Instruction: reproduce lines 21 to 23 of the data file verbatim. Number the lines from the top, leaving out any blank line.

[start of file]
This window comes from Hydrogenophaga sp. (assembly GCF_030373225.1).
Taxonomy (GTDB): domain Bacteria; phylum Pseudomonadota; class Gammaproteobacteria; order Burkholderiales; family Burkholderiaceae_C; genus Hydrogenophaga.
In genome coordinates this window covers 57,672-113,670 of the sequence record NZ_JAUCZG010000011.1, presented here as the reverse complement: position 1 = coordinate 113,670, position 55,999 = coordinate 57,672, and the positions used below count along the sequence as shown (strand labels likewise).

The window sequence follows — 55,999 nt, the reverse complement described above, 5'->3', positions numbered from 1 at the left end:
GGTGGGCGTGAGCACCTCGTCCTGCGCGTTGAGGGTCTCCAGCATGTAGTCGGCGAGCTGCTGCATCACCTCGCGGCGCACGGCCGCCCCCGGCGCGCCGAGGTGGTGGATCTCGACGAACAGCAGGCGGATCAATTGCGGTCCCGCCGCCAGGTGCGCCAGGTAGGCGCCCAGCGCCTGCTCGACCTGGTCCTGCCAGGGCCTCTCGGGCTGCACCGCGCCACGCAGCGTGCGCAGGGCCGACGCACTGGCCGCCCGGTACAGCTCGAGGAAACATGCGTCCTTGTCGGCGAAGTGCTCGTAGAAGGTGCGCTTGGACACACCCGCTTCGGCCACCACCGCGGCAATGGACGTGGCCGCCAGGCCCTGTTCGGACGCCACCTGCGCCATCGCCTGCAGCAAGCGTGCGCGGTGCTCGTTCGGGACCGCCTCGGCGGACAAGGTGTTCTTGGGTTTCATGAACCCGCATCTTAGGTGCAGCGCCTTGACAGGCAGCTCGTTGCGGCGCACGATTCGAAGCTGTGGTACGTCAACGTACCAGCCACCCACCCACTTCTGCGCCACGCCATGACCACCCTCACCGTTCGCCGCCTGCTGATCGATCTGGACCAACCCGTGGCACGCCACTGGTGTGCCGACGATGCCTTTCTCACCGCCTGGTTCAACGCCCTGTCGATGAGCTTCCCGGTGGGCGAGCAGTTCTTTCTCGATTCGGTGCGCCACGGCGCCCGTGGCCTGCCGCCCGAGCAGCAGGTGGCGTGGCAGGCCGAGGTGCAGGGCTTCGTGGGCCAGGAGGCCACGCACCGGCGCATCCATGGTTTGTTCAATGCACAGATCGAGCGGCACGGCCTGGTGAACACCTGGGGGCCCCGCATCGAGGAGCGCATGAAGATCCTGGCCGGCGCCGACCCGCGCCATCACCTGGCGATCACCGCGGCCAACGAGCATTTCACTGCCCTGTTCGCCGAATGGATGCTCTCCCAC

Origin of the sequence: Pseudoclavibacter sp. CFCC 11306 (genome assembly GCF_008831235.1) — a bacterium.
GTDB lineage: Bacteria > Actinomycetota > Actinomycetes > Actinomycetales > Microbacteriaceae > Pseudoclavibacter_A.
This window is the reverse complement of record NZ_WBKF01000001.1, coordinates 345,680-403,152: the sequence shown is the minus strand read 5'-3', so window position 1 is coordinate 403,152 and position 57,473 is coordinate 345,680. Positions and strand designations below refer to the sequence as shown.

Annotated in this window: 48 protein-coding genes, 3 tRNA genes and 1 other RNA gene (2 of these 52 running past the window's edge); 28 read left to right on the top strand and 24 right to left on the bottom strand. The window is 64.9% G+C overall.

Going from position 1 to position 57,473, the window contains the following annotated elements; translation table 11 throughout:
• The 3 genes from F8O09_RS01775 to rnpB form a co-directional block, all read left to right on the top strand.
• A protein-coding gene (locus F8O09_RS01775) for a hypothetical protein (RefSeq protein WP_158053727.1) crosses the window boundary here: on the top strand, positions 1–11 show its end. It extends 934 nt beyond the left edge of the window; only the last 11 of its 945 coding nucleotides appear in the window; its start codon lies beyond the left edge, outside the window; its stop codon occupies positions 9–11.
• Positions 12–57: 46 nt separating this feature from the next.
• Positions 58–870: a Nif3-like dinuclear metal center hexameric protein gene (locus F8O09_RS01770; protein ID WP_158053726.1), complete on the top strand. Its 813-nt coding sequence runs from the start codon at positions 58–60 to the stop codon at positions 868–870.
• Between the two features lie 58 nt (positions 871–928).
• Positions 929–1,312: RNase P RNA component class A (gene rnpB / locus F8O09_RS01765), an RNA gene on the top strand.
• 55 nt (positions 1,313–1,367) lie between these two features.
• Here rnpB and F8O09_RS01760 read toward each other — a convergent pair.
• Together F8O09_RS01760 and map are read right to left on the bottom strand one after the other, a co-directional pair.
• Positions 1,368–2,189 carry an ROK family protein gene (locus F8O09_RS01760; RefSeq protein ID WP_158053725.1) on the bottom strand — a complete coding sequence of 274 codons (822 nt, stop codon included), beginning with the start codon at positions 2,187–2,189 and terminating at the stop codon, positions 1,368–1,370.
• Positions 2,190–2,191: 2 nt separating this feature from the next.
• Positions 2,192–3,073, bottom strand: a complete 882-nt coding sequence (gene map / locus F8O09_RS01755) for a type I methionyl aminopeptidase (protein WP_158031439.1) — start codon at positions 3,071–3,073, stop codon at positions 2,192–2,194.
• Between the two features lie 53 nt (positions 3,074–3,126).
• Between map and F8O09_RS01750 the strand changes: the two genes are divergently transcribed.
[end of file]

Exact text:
• Positions 2,190–2,191: 2 nt separating this feature from the next.
• Positions 2,192–3,073, bottom strand: a complete 882-nt coding sequence (gene map / locus F8O09_RS01755) for a type I methionyl aminopeptidase (protein WP_158031439.1) — start codon at positions 3,071–3,073, stop codon at positions 2,192–2,194.
• Between the two features lie 53 nt (positions 3,074–3,126).